Common intention is derived from Section 34 of the Indian Penal Code,1860 wherein the Concept of Joint Liability is construed from the bare reading of the provision, as it makes the person jointly liability on all the people, having a common intention as if the individual has committed the crime by itself. moreover, it is Rule of Evidence.
On the other hand, Common object can be derived from Section 149 of the Indian Penal Code, which talks about the concept of Constructive liability.
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Section 34 of the Indian Penal Code
Section 34. Acts done by several persons in furtherance of common intention.—When a criminal act is done by several persons in furtherance of the common intention of all, each of such persons is liable for that act in the same manner as if it were done by him alone. (here)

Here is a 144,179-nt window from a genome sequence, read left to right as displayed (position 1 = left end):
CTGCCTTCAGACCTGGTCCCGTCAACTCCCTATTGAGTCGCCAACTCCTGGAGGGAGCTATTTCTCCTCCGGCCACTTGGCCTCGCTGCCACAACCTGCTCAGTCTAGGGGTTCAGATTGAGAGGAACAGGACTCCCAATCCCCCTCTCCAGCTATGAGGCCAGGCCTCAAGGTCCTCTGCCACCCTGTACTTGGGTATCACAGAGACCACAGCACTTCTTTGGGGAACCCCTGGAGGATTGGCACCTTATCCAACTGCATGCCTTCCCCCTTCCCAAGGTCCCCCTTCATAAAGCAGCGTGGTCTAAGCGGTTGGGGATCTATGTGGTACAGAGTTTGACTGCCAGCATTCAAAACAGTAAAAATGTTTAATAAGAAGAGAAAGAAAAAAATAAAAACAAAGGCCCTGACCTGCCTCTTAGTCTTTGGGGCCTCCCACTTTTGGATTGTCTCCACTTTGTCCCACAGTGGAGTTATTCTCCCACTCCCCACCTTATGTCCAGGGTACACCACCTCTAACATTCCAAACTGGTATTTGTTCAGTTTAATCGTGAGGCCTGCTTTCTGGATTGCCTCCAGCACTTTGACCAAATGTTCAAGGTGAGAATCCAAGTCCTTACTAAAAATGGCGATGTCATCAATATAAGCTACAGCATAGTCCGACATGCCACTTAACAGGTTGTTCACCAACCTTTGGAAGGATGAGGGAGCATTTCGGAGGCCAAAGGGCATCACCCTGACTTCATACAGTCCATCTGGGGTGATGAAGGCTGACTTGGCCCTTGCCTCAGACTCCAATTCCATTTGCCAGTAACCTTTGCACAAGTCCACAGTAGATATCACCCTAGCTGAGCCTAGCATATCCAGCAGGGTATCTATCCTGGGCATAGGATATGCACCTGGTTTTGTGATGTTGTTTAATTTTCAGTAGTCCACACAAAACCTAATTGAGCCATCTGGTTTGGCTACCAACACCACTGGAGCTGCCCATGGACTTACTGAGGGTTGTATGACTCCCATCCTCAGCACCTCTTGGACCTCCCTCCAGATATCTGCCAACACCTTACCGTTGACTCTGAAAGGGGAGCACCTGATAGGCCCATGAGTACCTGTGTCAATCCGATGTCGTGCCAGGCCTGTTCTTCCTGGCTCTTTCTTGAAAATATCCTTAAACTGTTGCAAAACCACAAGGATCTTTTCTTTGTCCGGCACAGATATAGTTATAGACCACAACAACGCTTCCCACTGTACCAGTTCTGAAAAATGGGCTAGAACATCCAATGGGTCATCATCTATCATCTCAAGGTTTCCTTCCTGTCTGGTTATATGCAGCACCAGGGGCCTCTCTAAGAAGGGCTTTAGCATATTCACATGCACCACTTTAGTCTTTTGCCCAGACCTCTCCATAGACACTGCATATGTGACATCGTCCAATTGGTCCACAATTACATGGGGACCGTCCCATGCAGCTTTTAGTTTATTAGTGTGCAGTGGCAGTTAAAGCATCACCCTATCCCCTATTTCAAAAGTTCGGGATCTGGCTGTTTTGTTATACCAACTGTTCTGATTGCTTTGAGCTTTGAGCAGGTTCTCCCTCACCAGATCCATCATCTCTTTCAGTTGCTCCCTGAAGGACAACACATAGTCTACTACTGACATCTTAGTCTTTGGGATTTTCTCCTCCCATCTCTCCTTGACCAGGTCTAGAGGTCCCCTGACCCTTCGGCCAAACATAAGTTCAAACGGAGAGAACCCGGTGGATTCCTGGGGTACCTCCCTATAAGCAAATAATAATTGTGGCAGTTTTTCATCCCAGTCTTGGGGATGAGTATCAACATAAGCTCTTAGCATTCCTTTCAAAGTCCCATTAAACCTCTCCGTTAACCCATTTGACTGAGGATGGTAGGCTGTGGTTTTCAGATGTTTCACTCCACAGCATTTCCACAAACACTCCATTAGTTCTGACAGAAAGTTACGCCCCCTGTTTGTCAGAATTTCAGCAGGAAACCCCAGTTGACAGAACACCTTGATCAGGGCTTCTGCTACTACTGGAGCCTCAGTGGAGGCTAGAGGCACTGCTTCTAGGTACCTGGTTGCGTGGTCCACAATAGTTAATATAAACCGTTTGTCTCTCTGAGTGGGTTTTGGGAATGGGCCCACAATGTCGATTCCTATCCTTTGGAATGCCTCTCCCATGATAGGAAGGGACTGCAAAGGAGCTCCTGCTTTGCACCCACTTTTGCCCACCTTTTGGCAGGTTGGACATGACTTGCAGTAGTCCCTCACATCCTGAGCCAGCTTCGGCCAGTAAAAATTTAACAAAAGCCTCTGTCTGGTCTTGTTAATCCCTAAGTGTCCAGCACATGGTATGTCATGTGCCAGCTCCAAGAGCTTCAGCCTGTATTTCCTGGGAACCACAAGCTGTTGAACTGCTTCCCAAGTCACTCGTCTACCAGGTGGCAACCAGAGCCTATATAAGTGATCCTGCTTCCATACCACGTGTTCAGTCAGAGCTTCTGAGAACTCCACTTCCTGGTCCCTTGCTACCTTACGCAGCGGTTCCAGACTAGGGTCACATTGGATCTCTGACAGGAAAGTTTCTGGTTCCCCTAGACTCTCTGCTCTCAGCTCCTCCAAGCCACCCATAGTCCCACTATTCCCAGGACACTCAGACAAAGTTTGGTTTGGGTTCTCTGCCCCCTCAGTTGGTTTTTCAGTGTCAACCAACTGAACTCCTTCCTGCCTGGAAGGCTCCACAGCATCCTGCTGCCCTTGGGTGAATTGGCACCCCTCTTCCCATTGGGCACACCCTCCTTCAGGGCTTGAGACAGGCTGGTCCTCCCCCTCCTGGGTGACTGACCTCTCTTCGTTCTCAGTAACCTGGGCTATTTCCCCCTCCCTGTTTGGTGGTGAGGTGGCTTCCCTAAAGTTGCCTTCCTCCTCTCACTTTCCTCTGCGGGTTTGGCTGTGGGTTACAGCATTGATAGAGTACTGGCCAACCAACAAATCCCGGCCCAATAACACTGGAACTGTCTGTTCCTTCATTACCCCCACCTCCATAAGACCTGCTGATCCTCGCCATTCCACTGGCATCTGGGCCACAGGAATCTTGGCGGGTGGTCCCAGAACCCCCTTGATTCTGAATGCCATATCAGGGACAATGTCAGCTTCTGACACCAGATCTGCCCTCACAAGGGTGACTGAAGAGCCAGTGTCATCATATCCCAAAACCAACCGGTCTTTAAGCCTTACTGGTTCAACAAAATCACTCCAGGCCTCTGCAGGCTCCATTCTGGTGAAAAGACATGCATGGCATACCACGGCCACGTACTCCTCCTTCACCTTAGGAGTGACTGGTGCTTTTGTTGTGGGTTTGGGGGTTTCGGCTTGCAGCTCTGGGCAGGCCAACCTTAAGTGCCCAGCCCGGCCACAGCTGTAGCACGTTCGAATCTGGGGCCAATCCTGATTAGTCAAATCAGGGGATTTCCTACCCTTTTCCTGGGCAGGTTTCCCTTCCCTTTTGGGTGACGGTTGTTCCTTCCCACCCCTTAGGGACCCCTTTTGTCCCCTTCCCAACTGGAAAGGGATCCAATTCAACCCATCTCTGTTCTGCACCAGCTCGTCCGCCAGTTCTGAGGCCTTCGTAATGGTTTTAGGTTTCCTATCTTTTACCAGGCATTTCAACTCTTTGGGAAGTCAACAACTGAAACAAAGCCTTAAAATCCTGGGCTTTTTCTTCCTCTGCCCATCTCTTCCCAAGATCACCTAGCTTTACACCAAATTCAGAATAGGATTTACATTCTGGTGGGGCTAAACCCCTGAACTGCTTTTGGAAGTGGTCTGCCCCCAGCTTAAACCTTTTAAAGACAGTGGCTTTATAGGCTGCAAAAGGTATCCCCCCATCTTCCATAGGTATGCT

Ingredients of the Section which needs to be emphasised are:-
1. Several persons, which means two or more than two.
2. In furtherance of the Common intention, this indirectly suggests, the act u/s 32, is done in the consequence of the prior meeting of mind, although it may happen before or spur of the moment of the commission of a crime, of all the individuals present. as the result of such intention act or omission may result, which in return leads to joint liability (Suresh v. the State of UP).